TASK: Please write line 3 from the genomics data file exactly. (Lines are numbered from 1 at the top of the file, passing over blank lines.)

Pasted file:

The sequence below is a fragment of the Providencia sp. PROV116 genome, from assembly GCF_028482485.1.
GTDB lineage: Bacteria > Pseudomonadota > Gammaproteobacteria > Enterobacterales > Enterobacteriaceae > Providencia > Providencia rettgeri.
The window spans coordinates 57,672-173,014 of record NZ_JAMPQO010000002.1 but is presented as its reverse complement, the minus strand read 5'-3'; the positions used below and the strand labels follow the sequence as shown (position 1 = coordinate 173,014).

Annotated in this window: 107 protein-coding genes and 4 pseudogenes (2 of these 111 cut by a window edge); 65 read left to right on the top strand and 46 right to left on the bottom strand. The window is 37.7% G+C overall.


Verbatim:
The window spans coordinates 57,672-173,014 of record NZ_JAMPQO010000002.1 but is presented as its reverse complement, the minus strand read 5'-3'; the positions used below and the strand labels follow the sequence as shown (position 1 = coordinate 173,014).